Welcome to the U.S. of Low-Wage America. Most of the jobs lost during the recession paid middle wages, while most of those <a href="http://www.huffingtonpost.com/2012/08/31/low-wage-jobs_n_1846733.html" target="_hplink">gained during the recovery were low-wage jobs</a>, according to a recent study from the National Employment Law Project.

  • Incomes Declined More During The Recovery Than The Recession

    Median <a href="http://www.nytimes.com/2011/10/10/us/recession-officially-over-us-incomes-kept-falling.html" target="_hplink">household income fell 6.7 percent</a> between June 2009, when the recession technically ended, and June 2011, according to a Census Bureau study cited by <em>The New York Times</em>. That's more than the 3.2 percent incomes fell during the recession, between 2007 and 2009.

  • Payroll Tax Cut May Expire On Obama's Watch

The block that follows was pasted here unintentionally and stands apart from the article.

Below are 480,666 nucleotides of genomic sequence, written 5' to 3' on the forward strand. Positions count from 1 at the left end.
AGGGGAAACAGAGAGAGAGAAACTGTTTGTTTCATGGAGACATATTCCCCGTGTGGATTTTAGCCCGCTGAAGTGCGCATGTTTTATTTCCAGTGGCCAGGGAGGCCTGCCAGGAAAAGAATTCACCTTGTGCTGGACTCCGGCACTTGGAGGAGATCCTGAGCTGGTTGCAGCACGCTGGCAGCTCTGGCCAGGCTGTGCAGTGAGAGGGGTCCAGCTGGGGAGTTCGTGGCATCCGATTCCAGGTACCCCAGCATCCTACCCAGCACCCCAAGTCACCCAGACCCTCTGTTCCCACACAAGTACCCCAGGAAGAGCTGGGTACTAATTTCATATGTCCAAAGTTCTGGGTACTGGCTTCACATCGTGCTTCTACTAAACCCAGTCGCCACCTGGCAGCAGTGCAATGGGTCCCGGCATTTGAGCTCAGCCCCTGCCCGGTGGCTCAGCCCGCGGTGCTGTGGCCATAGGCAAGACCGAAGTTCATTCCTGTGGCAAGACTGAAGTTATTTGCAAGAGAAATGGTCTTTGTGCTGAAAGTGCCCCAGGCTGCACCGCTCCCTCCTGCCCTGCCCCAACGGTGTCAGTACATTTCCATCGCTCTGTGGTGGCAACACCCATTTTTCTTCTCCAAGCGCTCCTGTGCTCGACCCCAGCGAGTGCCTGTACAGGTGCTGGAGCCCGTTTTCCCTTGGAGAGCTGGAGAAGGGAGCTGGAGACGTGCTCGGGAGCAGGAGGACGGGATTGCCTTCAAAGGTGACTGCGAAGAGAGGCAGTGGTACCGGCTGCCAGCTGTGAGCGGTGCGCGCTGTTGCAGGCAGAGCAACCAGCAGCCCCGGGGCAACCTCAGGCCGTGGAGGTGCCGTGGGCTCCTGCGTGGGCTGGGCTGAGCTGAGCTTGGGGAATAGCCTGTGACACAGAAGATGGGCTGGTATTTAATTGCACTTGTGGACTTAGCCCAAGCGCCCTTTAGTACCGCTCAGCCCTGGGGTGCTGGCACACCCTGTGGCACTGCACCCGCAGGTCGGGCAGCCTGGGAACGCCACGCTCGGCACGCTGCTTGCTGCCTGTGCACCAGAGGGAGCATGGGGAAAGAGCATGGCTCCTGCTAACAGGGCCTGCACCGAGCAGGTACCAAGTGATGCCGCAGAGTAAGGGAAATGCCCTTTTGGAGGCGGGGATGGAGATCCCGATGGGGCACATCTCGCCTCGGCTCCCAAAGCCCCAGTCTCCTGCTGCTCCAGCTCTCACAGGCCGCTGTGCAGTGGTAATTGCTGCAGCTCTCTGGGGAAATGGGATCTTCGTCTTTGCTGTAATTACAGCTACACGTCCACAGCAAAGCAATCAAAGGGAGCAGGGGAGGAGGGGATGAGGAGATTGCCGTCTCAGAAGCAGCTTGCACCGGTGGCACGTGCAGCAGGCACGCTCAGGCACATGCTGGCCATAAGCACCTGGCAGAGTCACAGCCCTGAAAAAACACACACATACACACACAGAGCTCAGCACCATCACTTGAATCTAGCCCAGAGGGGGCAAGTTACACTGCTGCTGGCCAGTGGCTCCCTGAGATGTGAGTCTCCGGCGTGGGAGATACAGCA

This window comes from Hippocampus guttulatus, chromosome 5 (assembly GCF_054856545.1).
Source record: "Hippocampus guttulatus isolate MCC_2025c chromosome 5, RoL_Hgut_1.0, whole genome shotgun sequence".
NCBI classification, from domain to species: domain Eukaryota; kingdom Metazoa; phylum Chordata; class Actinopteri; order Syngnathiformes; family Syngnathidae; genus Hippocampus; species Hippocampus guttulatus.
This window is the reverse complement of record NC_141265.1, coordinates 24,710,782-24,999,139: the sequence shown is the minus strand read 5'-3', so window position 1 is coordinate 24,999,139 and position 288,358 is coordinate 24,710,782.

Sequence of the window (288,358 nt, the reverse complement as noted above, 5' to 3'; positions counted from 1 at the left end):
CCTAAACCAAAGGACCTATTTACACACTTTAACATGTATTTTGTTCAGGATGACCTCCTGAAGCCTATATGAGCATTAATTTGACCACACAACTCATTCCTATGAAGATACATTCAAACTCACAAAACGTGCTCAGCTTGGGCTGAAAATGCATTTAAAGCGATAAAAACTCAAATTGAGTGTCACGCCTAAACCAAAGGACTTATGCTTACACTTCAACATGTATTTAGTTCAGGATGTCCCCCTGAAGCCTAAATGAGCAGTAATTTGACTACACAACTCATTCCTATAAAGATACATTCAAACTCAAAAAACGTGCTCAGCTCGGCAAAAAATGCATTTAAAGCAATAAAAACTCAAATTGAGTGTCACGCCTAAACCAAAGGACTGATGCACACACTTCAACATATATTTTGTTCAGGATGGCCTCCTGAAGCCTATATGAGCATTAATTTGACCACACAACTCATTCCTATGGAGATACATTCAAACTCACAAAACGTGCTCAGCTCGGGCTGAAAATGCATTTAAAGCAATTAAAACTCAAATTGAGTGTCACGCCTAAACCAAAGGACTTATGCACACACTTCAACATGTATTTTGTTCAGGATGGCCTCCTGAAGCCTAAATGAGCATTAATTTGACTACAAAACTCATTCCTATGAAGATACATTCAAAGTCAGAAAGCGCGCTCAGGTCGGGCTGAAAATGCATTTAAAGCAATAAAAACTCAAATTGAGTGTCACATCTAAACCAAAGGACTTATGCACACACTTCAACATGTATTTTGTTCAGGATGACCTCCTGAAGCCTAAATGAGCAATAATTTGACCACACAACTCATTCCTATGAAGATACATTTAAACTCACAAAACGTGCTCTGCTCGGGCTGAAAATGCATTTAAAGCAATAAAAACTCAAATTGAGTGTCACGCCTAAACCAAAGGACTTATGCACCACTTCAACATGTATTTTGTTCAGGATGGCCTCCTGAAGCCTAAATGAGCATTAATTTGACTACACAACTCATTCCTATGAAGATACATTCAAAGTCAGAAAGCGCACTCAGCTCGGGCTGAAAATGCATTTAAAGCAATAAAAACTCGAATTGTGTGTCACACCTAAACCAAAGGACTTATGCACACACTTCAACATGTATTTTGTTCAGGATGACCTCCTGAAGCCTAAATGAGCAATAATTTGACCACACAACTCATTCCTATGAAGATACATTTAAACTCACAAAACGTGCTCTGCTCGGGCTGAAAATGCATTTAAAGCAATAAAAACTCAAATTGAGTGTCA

Last December, congressional Democrats managed to save the payroll tax cut for one more year, giving 122 million workers a few extra bucks each paycheck, but now that <a href="http://online.wsj.com/article/SB10000872396390444130304577561410867407728.html" target="_hplink">boost may quietly disappear</a>, according to the <em>Wall Street Journal</em>. That's because the White House won't be pushing for another payroll tax cut extension this year.

  • Many Top Obama Donors Are Employees Of Major Corporations

    Of the top 10 companies with employees donating money to Obama's campaign, three are big banks: JPMorgan Chase, Citigroup and Goldman Sachs, according to <a href="http://www.opensecrets.org/pres08/contrib.php?cid=N00009638" target="_hplink">the Center for Responsive Politics</a>. Some of Obama's other major contributors include employees from big companies such as Microsoft and Google.